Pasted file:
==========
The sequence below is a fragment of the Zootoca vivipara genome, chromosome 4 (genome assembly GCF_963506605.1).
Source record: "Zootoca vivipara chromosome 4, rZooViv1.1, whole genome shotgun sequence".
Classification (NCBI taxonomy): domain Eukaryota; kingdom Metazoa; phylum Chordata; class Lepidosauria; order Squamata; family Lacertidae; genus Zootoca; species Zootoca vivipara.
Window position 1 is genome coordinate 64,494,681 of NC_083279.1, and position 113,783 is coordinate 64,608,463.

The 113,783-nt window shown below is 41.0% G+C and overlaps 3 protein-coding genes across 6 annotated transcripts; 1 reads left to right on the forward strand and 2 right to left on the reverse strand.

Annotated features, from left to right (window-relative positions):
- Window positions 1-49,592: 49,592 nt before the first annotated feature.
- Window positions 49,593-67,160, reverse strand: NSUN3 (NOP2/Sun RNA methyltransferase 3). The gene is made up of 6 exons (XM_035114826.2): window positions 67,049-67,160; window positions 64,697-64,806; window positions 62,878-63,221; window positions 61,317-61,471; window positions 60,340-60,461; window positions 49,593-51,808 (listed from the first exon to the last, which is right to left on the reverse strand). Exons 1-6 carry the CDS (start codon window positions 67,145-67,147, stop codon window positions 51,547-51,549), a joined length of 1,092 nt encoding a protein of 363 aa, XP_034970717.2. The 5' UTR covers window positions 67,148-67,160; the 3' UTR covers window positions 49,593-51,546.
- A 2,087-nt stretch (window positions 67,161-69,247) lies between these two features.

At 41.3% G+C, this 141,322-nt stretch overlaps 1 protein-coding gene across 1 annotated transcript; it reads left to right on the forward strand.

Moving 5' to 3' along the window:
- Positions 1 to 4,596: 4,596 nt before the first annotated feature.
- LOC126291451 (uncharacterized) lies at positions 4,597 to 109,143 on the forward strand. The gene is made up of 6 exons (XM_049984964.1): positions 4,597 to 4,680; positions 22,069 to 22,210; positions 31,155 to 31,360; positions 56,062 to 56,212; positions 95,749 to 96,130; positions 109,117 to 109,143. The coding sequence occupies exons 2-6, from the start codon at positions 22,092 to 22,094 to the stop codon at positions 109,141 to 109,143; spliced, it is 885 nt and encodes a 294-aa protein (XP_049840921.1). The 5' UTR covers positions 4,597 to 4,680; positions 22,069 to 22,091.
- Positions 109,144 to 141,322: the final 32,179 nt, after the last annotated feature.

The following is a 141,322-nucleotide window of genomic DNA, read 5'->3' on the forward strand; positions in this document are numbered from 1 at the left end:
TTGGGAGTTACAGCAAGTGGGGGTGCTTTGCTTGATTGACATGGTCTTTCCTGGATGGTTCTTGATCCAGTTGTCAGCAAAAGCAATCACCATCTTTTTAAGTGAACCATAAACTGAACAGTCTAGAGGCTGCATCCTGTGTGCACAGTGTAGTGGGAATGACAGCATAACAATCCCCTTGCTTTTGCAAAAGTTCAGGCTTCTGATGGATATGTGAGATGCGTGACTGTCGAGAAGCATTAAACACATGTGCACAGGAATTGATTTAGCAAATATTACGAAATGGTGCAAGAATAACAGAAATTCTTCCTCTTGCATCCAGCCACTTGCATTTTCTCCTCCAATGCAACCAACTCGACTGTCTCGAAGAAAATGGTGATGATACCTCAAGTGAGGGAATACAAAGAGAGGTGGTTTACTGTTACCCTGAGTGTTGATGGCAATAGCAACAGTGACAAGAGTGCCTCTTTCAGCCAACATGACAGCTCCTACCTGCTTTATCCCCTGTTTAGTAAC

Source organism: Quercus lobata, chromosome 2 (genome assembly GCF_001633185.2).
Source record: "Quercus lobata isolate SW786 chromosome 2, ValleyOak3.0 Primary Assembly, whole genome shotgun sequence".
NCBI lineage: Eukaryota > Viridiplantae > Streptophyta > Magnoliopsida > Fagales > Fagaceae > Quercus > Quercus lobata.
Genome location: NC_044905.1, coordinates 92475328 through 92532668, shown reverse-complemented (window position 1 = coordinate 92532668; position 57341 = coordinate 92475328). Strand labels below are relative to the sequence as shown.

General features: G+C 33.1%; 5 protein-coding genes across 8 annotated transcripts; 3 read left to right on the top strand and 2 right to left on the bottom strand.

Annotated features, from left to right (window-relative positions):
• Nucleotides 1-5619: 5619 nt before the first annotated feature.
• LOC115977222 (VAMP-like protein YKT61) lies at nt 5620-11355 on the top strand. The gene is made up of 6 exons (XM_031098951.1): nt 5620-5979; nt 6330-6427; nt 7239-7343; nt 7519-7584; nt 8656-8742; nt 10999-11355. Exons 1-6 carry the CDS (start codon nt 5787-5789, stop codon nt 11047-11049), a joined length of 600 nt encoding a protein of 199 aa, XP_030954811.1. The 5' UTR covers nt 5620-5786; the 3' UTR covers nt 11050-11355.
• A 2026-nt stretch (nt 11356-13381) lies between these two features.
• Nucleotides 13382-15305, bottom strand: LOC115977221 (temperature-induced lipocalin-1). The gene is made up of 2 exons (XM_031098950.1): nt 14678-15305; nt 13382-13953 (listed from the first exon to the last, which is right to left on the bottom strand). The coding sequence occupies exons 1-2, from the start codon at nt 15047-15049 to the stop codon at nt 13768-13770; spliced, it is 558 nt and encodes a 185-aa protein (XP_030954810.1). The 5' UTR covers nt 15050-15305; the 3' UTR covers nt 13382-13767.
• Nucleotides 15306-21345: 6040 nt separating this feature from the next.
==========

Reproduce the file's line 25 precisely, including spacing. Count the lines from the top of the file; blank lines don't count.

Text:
• A 2026-nt stretch (nt 11356-13381) lies between these two features.